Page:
It is my intention at the Feb. 25 meeting of the Ventura City Council to ask my fellow councilmembers to join me in supporting the listing of a Capital Improvement Project, either an over- or underpass across the railroad tracks somewhere within the Seaward-San Jon corridor. Such a listed CIP on the City Bike and Mobility Plan could activate Caltrans and Coastal Access grants along with private development funds, all coming into play toward final construction.

 This would be a major step for safe connectivity to Vista Del Mar and the beachfront beyond, and I encourage all members of the community who value such a project to come and let their voices be heard.

Brian Brennan
Ventura City Councilmember

From the web:

Stop making liberalism a laughingstock

Re: America is changing, whether we like it or not. (editorial, 1/31)
I enjoy reading the VC Reporter, but the editors’ mentioning of “the sexual revolution” alongside the likes of “the Civil Rights Movement” and “women’s liberation” really annoyed me. Analogies like that one are the reason why so many liberals have become conservatives, and also why so many people who have stayed in the liberal camp — or who want to join it — are so frustrated and embarrassed.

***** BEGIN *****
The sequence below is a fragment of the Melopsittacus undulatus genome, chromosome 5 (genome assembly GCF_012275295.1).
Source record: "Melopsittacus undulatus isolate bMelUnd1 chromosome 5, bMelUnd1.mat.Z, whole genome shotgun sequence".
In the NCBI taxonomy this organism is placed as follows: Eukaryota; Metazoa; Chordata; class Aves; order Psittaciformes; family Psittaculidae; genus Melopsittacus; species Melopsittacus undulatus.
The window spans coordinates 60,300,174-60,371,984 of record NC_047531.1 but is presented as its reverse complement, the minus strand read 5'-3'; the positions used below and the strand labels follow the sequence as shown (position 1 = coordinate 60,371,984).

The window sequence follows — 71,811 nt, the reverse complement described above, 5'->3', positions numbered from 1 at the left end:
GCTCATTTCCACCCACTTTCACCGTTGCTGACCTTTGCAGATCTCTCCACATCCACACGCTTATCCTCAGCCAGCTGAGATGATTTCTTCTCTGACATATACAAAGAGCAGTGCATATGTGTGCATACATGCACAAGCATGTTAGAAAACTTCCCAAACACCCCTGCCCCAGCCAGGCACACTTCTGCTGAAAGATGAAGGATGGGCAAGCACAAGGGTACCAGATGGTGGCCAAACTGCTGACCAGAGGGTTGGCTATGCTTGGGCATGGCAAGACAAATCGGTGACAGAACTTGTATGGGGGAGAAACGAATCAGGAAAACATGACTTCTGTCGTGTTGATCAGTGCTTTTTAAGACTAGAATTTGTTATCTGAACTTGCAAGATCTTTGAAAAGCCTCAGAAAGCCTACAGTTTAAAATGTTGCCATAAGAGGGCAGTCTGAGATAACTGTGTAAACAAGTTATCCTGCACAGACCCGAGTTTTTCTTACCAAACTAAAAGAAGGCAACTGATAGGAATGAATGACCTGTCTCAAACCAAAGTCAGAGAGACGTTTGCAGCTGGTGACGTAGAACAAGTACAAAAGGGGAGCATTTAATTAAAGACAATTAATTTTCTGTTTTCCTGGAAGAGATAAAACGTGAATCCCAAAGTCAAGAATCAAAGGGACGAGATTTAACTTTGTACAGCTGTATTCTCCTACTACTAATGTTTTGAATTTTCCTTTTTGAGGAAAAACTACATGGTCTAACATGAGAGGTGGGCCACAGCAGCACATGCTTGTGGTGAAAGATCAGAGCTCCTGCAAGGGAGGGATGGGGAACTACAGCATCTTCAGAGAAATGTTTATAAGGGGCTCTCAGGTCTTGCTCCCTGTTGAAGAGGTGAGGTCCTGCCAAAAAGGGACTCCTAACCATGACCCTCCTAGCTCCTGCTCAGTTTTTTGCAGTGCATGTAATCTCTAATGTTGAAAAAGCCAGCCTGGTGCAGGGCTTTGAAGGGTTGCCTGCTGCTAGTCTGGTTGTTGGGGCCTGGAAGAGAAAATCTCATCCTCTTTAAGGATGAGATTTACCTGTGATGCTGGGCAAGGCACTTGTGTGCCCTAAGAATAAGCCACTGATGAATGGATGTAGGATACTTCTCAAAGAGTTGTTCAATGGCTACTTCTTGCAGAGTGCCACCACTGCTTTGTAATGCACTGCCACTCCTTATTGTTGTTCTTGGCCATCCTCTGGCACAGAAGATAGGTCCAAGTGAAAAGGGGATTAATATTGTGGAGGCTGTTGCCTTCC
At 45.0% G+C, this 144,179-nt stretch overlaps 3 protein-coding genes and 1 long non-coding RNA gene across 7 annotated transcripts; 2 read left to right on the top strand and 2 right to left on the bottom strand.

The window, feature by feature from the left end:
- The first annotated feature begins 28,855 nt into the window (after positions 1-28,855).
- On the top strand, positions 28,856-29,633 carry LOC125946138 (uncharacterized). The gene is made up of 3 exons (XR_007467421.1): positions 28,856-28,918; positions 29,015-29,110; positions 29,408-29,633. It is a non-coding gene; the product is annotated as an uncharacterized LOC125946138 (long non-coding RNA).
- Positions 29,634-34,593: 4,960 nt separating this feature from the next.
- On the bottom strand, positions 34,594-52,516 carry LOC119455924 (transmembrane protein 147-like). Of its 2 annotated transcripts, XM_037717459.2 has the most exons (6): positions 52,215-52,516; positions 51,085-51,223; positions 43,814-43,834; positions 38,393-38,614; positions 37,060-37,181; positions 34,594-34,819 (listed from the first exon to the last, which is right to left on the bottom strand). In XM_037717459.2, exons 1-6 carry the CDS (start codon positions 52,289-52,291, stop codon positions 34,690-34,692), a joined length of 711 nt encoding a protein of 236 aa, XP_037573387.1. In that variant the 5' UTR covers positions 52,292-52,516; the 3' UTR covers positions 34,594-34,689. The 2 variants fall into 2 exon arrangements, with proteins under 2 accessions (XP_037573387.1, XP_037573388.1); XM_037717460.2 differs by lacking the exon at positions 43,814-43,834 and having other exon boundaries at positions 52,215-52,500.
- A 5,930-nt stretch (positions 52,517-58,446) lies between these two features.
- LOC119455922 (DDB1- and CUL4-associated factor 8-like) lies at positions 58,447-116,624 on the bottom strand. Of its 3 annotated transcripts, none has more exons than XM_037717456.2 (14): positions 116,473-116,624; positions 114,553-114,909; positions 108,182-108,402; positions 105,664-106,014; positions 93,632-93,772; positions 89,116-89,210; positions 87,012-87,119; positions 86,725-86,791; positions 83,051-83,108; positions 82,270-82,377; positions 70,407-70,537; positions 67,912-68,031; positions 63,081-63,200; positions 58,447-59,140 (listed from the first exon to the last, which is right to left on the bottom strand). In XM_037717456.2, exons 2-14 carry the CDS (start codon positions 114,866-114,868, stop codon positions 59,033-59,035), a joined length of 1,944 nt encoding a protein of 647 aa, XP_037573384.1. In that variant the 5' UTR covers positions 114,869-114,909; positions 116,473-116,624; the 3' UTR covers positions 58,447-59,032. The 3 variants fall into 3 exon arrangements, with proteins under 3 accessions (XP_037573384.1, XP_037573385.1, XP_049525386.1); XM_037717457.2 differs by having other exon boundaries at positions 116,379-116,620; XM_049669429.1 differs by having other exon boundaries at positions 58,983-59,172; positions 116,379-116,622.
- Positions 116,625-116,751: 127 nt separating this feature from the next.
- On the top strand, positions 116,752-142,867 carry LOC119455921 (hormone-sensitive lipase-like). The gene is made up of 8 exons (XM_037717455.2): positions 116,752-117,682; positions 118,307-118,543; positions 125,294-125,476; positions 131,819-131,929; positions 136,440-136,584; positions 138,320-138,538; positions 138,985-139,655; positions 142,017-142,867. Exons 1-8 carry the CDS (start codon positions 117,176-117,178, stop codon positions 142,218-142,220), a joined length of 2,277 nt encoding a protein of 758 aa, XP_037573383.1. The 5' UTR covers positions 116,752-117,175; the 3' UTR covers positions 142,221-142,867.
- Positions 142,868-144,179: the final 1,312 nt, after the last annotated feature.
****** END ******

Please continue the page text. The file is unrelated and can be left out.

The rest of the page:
Make no mistake: the sexual revolution that the editors took pride in mentioning was not a crusade for gay rights, or even for free love. It was a declaration that people should be able to engage in offensive behavior just because they feel like it. Liberalism shouldn’t be about getting to do whatever one wishes; if that were the case, it would be called libertarianism. Liberalism was always meant to be about freeing society FROM injustices, not freeing people TO do damage to that same society.

The consequences of the sexual revolution have been anything but just, or even progressive. For one thing, I blame those attitudes for creating the narcissistic cult of eroticism that glorifies the human body above all else. Why do you think we have so many girls starving themselves to be “thin” and boys turning themselves into mutants by taking various “supplements”? It’s because of that “sex appeal” madness that the sexual revolution generated. People who are “ugly” can face incredible discrimination and often end up hating themselves. That doesn’t sound very liberal, does it?
Liberalism is supposed to be about improving people’s lives, not about being modern or “cool.” As long as there is a pervasive streak of superficiality running through American liberalism, ignorant right-wingers will continue to feel justified in viewing liberals as fools.

— James Basolo